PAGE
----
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Biden calls cybersecurity a 'core national security challenge'

By Zarrin Ahmed & Daniel Uria
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Biden calls cybersecurity a 'core national security challenge'
Preisdent Joe Biden cybersecurity as a "core national security challenge" as he met with leaders from the private sector at the White House on Wednesday. Photo by Stefani Reynolds/UPI | License Photo

Aug. 25 (UPI) -- President Joe Biden on Wednesday described cybersecurity as a "core national security challenge" as he met with leaders from the private sector to discuss national cyberdefenses and form a strategy for how to improve security following a wave of attacks in recent years.

The White House summit included chief executives from various industries, including technology, financial services, insurance, energy and education and addressed critical infrastructure resilience, building enduring cybersecurity and the cybersecurity workforce.

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"We've seen time and again how the technologies we rely on from our cell phones to pipelines, the electric grid can become targets of hackers and criminals," Biden said.

Biden met with tech service giants Google, Amazon, Apple, Microsoft, IBM and ADP, and CEOs from JPMorgan Chase, Bank of America, TIAA and U.S. Bancorp, highlighting the importance of cooperation with private companies.

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"The reality is most of our critical infrastructure is owned and operated by the private sector, and the federal government can't meet this challenge alone," Biden said. "You have the power, capacity and responsibility, I believe, to raise the bar on cybersecurity. Ultimately we've got a lot of work to do."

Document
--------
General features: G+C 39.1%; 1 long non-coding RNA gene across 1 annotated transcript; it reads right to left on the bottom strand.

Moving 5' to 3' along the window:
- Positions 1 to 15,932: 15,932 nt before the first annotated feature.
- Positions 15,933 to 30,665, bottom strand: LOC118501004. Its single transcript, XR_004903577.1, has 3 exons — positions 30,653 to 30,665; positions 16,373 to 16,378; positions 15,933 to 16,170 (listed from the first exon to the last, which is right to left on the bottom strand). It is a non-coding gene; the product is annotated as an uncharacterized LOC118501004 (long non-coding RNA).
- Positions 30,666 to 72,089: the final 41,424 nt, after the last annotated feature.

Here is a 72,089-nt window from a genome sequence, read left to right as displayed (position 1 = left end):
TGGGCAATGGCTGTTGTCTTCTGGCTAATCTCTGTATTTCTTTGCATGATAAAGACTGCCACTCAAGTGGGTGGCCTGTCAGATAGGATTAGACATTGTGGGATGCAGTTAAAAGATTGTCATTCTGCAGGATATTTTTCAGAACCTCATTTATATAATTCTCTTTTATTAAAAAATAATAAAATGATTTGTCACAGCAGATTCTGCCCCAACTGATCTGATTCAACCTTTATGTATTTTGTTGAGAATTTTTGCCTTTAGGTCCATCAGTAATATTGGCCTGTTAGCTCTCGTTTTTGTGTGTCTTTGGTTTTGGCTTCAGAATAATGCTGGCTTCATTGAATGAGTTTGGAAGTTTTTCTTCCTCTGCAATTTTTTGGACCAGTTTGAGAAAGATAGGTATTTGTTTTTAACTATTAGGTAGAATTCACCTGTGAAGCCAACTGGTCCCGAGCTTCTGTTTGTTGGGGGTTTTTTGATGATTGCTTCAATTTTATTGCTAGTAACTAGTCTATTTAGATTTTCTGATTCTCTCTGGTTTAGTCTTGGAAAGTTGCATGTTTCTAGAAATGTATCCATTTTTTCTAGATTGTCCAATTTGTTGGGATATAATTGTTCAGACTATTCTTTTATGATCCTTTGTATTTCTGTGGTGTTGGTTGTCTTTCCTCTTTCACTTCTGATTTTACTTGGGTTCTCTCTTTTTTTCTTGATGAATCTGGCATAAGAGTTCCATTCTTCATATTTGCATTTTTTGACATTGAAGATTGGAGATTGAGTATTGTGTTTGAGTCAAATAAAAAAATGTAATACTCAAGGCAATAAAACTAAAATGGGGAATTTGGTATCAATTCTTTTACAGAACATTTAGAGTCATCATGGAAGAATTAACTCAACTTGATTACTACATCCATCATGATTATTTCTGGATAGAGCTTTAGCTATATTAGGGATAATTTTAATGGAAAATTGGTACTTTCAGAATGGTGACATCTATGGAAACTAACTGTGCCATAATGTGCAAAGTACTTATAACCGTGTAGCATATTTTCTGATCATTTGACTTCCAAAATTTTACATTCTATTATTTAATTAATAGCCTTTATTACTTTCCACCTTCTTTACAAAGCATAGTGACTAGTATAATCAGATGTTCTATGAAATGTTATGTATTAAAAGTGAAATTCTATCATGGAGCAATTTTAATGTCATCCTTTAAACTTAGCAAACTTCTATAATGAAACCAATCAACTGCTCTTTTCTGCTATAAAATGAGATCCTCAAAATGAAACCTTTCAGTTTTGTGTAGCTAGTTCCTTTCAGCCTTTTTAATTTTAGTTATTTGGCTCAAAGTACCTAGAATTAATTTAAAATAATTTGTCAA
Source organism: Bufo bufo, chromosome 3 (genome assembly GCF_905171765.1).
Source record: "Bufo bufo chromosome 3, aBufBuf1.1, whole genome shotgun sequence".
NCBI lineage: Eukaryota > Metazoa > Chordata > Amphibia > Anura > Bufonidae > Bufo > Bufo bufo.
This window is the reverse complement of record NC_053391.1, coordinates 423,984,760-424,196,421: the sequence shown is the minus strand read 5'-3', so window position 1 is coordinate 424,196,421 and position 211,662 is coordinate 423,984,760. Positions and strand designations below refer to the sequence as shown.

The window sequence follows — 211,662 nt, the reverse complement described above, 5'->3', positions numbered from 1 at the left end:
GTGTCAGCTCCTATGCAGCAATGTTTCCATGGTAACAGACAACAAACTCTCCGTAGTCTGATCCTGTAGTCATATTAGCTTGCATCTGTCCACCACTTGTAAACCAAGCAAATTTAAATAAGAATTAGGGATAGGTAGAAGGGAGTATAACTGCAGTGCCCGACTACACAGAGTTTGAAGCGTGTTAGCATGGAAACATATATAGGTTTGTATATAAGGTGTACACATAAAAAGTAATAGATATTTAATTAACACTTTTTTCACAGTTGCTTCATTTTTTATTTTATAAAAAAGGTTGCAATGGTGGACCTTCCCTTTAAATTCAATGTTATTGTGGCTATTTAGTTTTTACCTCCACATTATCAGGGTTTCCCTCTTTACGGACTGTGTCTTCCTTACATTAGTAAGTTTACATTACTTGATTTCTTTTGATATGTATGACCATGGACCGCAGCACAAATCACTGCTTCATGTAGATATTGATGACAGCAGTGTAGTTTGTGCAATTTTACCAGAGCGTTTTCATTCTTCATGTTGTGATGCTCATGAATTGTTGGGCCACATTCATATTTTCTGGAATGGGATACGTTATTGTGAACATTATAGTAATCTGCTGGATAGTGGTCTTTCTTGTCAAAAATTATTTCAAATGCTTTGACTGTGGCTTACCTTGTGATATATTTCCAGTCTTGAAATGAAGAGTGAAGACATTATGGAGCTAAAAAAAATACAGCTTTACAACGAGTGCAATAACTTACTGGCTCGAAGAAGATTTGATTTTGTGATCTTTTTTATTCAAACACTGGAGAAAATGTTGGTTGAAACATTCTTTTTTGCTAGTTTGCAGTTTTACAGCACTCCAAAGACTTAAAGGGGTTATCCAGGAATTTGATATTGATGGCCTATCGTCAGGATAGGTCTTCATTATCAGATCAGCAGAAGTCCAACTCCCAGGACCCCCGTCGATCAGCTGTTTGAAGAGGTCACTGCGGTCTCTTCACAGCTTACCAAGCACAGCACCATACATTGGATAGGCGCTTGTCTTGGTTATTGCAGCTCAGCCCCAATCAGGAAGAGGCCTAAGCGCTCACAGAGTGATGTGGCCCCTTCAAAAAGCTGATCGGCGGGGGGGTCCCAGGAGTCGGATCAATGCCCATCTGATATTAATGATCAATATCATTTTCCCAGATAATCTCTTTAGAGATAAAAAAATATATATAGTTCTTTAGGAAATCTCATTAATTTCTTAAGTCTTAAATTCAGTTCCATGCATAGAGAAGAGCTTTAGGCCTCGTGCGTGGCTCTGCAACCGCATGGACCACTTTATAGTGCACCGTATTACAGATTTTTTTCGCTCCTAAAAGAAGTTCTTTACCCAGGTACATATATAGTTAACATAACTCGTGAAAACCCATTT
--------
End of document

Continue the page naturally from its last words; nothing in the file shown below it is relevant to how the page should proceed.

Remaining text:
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Coalition, Vantage Group, Resilience and Travelers insurance companies also attended the summit, along with creative education leaders from Code.org, the University of Texas system, Tougaloo College, Girls Who Code and Whatcom Community College, the White House said.

Following the meeting, the White House announced the National Institute of Standards and Technology will work with members of the industry to develop a framework to improve the security and integrity of the technology supply chain.

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There are about a half-million unfilled cybersecurity jobs, a senior administration official told reporters Tuesday during a briefing.

"The federal government can't solve this complex, growing international challenge alone, and we can't do it overnight," the official said. "It's really a call to action."

The Biden administration also said it will expand the Industrial Control Systems Cybersecurity Initiative to include natural gas pipelines.

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Members of the private sector also made announcements following the meeting as Google pledged $10 billion to expand zero-trust programs over the next five years, while Microsoft committed $20 billion to accelerate efforts to integrate cyber security by design and deliver advanced security solutions.

Apple said it will work with suppliers to push for mass adoption of multi-factor authentication, security training, vulnerability remediation, event logging and incident response.

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Amazon pledged to make the security awareness training it offers to employees available to the public at no charge, while IBM said it will train 150,000 people in cybersecurity skills in the next three years while partnering with more than 20 Historically Black Colleges and Universities to promote diversity among the cyber workforce.

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